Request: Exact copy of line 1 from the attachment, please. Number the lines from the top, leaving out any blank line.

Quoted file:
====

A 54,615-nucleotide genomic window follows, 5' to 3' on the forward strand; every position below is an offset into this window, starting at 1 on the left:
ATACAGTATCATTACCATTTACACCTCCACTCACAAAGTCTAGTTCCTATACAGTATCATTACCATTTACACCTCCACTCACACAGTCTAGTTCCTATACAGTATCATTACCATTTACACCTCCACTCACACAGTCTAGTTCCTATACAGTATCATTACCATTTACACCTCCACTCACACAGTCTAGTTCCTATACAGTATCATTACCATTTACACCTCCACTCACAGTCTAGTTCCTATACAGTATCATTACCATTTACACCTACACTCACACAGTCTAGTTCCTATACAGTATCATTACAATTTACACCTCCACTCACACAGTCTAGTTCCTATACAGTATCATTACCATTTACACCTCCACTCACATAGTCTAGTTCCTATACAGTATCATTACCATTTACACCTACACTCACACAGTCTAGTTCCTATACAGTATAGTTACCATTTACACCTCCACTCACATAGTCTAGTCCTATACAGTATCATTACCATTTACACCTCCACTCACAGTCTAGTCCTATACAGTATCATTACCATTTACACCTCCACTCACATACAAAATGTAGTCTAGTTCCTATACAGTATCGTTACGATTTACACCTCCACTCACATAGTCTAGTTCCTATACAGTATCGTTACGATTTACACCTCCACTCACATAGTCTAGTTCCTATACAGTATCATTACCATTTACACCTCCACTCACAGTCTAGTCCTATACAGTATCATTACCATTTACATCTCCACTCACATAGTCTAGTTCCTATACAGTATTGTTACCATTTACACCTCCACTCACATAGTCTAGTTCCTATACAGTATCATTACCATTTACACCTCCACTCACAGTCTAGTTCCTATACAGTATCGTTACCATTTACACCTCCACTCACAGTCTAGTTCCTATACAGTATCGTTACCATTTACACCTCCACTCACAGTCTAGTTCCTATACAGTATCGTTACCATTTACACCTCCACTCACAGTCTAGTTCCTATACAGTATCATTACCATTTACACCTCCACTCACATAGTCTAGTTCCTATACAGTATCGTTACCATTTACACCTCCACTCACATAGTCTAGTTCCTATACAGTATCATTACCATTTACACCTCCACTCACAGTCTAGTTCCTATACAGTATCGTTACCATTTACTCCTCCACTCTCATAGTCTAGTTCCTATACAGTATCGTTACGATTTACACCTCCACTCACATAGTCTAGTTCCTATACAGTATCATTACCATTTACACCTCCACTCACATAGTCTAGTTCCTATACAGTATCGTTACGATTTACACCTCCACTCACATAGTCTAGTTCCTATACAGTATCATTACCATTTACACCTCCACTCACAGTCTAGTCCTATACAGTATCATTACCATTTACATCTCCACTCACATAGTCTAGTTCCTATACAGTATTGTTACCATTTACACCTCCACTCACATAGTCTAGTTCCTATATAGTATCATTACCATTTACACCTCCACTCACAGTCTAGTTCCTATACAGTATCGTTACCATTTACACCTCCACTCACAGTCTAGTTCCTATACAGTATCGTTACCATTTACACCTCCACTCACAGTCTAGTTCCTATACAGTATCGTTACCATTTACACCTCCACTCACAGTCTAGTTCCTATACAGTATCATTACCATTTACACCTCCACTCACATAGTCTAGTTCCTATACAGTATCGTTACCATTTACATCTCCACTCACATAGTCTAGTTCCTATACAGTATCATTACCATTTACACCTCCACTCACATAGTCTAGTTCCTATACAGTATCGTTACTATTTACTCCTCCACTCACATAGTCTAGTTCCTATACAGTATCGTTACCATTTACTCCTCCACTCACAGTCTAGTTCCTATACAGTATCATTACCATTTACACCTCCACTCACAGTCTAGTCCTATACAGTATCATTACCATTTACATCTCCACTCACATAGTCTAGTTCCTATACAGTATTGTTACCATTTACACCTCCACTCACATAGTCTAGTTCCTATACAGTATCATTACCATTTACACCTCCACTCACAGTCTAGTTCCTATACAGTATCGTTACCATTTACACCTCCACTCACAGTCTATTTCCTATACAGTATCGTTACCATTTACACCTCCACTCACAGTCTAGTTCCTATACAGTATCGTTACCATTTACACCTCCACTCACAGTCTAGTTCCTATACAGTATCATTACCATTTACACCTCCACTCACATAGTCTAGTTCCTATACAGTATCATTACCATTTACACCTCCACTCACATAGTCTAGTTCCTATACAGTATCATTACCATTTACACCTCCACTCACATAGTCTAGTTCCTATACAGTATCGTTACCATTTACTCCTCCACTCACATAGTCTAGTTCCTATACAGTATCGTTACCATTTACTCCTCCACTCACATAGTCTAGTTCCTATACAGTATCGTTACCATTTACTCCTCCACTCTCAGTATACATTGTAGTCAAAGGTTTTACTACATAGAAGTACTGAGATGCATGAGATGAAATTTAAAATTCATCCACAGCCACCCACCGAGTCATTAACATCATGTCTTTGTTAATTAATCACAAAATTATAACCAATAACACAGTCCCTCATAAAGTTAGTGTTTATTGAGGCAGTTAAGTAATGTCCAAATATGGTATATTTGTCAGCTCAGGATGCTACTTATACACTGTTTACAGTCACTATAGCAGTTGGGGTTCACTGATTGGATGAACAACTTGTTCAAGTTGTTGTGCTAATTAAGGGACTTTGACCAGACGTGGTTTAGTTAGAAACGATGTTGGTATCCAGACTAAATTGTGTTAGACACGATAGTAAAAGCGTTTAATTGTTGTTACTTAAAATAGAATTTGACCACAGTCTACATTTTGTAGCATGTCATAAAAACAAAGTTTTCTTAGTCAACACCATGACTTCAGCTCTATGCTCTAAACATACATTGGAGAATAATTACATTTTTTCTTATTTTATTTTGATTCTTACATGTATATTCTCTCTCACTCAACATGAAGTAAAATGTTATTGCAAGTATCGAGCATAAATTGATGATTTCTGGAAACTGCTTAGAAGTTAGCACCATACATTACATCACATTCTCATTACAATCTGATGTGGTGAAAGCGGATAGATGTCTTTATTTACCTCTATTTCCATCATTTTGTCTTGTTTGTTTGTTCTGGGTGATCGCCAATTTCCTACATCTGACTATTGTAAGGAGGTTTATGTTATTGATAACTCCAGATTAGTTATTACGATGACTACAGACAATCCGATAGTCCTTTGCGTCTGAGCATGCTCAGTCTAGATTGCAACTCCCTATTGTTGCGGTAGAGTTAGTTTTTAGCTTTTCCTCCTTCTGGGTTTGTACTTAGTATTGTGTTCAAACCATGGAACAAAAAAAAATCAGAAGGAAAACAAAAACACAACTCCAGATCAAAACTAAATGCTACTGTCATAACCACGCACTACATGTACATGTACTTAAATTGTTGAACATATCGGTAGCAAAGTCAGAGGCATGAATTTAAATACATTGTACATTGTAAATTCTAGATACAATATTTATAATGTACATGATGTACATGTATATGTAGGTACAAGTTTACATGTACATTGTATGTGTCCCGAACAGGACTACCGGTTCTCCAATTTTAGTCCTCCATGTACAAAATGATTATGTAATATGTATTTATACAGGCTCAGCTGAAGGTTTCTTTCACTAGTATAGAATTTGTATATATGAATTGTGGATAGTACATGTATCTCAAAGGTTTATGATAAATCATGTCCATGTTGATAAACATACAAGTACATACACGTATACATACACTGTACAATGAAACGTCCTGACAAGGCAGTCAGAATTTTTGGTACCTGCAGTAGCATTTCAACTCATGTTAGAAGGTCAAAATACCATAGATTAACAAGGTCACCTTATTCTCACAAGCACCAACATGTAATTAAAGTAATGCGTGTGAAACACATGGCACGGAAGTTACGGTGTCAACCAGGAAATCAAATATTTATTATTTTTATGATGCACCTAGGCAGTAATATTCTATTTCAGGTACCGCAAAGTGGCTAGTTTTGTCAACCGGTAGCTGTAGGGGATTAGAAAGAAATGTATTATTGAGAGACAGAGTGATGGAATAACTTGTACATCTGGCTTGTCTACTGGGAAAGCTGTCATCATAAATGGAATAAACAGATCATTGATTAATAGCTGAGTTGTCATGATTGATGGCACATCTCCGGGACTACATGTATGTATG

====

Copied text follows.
A 54,615-nucleotide genomic window follows, 5' to 3' on the forward strand; every position below is an offset into this window, starting at 1 on the left: